Even today, a daily pattern of worship is offered ad gloriam Dei. Special services, representative of a wide spread of interest and social concern, are held regularly.

In 1965-66, the Abbey celebrated its 900th anniversary, taking as its theme ‘One People’. Such a theme seemed to be fitting for a church which, through a long history of involvement with the developing life of the English people, has produced a world-wide outreach, and in this outreach experienced the inevitable tension between the absolute claims of God’s kingdom and the relativities inherent in the life of man in society.


A Vertical Piece of the Berlin Wall which was pulled down.

Built in 1961, the Berlin Wall is the single most important symbol of Germany’s former division. Torn down, demolished, donated to museums and universities around the world, and sold as souvenirs – the wall almost disappeared from the city’s landscape. will assist you in your journey through the history of the Wall and help you to discover the last remaining pieces of this most visible embodiment of the cold war.

See the website


The Imperial War Museum

IWM Duxford Retains its wartime atmosphere and many of its planes still fly. Biplanes, Spitfires, Concorde are among the 180 historic aircraft on show, complemented by our annual Air Shows.


The wars of the twentieth century have affected each and every one of us in some way, and the Imperial War Museum is here to tell all our stories, covering all aspects of life in wartime.

When the Imperial War Museum was founded in 1917, one of its functions was to be a memorial to those who had died and suffered in the First World War. The Museum has since expanded its remit to include all conflicts, concentrating on British and Commonwealth involvement from 1914 to the present day.

See the Website:

The Imperial War Museum

The Imperial War Museum is unique in its coverage of conflicts, especially those involving Britain London and the Commonwealth, from the First World War to the present day. It seeks to provide for, and to encourage, the study and understanding of the history of modern war and ‘war-time experience’. It is proud to be regarded as one of the essential sights of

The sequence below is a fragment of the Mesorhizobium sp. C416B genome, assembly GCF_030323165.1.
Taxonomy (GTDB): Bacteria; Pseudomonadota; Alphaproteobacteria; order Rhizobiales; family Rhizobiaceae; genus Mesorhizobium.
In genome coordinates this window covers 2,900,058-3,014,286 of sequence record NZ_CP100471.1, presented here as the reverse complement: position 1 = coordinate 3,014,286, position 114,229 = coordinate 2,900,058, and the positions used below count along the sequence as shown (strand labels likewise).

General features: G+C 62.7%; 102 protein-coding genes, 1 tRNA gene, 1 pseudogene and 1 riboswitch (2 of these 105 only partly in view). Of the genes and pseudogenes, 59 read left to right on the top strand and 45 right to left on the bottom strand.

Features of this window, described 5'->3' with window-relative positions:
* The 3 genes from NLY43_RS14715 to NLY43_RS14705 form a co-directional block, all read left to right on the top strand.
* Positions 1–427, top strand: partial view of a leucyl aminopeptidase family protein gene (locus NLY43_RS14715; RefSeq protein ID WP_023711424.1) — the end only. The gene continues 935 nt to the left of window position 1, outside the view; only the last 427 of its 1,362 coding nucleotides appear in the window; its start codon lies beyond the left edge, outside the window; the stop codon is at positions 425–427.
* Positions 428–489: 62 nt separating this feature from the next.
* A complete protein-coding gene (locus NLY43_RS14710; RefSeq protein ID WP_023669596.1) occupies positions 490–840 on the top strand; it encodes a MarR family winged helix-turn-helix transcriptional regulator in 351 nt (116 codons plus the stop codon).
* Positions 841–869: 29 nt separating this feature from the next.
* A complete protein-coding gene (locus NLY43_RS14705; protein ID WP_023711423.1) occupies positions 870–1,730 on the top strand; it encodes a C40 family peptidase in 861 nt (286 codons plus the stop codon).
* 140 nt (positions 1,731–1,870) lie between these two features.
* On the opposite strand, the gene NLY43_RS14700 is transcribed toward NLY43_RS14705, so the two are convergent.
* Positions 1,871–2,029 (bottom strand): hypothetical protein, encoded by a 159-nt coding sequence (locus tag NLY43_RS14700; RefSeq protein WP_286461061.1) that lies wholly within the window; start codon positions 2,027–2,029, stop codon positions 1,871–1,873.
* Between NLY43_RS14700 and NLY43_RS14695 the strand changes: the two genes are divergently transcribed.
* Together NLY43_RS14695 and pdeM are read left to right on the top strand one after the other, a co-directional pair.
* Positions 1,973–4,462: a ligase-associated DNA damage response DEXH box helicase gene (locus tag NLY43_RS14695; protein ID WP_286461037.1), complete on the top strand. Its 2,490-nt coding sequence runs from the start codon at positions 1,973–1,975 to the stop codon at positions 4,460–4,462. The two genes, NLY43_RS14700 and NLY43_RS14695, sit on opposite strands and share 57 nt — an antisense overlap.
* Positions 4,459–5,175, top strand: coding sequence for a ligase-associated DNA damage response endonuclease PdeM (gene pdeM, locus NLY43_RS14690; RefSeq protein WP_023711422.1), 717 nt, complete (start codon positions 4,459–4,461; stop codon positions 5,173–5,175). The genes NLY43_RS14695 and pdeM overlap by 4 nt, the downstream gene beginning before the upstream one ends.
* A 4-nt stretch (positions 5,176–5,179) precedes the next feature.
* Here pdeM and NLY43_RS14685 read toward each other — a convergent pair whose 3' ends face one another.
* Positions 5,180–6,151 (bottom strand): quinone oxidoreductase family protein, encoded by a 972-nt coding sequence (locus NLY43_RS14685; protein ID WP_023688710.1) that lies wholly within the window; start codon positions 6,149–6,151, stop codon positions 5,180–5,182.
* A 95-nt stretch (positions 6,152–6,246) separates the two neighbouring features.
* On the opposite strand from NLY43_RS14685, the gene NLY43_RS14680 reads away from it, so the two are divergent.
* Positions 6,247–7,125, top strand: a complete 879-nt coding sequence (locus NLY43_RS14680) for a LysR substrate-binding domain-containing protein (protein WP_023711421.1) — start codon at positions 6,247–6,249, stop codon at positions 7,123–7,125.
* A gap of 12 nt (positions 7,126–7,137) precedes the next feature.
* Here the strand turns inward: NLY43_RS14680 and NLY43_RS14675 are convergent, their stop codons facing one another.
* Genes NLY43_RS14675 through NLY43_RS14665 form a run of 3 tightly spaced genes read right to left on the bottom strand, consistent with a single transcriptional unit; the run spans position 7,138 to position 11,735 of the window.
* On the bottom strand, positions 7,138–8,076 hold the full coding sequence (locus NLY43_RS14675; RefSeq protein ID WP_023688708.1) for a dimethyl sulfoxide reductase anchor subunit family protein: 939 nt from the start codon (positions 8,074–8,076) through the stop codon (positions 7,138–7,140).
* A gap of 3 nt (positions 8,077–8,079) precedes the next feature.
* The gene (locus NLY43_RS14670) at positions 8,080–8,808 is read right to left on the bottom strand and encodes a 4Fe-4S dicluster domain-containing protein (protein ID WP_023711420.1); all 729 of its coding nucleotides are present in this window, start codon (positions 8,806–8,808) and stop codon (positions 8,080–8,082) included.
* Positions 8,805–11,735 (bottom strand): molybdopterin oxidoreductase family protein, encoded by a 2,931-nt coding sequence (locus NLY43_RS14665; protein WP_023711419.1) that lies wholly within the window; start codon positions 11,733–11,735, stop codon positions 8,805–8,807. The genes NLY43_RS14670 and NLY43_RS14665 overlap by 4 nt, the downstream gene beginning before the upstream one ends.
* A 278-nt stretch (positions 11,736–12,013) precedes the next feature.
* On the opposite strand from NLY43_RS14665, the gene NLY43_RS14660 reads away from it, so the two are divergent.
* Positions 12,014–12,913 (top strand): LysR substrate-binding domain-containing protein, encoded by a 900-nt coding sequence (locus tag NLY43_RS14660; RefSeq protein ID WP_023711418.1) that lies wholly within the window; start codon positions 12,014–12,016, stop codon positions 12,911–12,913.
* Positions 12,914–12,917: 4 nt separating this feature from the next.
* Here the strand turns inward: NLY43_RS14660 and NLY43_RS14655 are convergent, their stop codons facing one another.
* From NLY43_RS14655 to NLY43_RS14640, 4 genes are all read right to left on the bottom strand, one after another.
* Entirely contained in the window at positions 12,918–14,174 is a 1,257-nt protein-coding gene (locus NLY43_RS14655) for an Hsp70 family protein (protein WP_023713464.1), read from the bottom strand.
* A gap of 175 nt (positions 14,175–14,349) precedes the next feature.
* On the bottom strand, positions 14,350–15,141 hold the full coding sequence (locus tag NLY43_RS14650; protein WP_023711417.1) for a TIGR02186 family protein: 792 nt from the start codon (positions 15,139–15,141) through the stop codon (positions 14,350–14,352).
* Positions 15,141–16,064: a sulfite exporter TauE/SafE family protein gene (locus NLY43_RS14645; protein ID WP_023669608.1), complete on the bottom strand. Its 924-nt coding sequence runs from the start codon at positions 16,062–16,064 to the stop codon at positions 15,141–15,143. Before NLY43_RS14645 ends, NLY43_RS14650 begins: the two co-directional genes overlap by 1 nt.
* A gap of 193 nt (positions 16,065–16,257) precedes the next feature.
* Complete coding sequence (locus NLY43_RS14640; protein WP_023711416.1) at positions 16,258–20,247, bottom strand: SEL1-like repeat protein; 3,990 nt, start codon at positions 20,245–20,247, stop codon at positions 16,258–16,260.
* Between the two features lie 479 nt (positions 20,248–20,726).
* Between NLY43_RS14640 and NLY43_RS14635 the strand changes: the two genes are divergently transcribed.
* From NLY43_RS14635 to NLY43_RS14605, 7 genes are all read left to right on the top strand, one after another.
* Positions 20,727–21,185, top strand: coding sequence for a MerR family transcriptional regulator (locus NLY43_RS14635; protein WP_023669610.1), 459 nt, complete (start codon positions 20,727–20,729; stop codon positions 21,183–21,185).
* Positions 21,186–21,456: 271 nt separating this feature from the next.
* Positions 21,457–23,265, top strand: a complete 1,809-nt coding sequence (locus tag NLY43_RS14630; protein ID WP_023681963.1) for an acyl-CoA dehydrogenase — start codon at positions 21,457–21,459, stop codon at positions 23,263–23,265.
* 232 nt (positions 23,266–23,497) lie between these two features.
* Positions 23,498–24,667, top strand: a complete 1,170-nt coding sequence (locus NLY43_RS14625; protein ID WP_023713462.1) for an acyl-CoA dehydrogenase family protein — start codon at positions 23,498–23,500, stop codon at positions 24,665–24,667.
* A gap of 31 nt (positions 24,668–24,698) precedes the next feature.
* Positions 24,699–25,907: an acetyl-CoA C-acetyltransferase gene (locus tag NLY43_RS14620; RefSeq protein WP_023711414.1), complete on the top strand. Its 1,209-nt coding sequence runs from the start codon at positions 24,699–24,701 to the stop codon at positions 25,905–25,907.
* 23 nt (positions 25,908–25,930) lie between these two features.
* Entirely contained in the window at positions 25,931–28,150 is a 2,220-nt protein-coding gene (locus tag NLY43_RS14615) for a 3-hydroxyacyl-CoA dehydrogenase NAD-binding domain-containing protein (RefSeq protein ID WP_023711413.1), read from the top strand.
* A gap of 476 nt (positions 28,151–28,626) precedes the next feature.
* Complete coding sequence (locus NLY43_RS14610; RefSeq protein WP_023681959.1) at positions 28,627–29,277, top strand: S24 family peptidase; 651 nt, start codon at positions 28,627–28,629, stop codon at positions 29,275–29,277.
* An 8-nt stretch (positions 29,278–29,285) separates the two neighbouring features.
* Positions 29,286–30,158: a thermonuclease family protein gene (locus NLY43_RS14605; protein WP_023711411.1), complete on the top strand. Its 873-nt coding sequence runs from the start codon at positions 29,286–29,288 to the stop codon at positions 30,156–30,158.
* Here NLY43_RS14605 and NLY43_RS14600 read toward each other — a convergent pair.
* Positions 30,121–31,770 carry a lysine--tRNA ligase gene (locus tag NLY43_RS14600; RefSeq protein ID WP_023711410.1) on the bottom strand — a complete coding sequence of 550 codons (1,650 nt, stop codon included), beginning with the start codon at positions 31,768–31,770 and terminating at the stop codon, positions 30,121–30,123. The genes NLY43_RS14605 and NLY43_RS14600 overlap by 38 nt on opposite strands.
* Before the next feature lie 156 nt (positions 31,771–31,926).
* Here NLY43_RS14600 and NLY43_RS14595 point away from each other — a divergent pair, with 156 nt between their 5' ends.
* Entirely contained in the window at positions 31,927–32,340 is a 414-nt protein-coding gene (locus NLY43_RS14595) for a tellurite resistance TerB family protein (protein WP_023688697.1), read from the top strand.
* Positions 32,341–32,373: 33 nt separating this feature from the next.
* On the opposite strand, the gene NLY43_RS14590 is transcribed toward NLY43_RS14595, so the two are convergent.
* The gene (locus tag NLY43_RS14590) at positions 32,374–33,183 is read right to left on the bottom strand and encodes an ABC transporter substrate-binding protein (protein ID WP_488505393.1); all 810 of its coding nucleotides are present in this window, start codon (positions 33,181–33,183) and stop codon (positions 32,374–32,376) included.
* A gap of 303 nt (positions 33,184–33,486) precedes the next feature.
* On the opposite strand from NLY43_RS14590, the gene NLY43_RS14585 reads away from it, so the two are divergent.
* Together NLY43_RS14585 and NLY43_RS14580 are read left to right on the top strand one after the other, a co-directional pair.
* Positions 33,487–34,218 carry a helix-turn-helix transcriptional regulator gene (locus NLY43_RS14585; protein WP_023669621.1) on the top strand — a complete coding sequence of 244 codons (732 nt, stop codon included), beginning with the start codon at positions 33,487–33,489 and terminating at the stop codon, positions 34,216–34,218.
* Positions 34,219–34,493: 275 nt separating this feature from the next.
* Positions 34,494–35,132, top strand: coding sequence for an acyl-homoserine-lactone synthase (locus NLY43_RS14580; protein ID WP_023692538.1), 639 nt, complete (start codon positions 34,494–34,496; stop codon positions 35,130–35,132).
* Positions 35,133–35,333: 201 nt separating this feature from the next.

The Museum spans a huge range of activities not only at its main London location but also at its four further branches: the Cabinet War Rooms in Whitehall, the historic ship HMS Belfast, moored in the Pool of London, Imperial War Museum Duxford near Cambridge, and Imperial War Museum North in Trafford. The information on this website tells you about the permanent displays, the archives, special exhibitions, forthcoming events, education programs, corporate hospitality and shopping facilities.


Tower Bridge in the background


….. Tower of London …..

See the website:

A living record of the past thousand years, a museum and monument to the Crown, and the most important place of military architecture in England. The long history of the Tower of London includes its use as an arsenal against foreign enemies; a fortress against domestic ones; a palace for medieval royalty; an execution site for traitors, martyrs and monarchs; and a high-security prison with a guest list ranging from Anne Boleyn to Rudolph Hess. It has been a treasury, record office, armory, observatory, royal mint, repository of the Crown Jewels, and a zoo (animals presented to the monarchs were kept here until 1834).

It was William the Conqueror who began the construction, building the White Tower in 1097 to secure his hold on the land of the Saxons. Around this central citadel, William’s successors added stone walls, an encircling moat, and no fewer than twenty-two towers. The Tower was virtually complete by the fourteenth century, although additional construction (like the Waterloo Barracks), would occur well into the nineteenth century. Since Edward IV, security has traditionally rested with forty Yeoman Warders (‘Beefeaters’) and eight flightless ravens whose departure will spell the downfall of England.

One  of the forty Yeoman Warders (‘Beefeaters’) talking to a group of people

 One of the other forty Yeoman Warders (‘Beefeaters’)

One of the twenty-two towers built around the White Tower ….

White Tower built by William the Conqueror in 1097 ….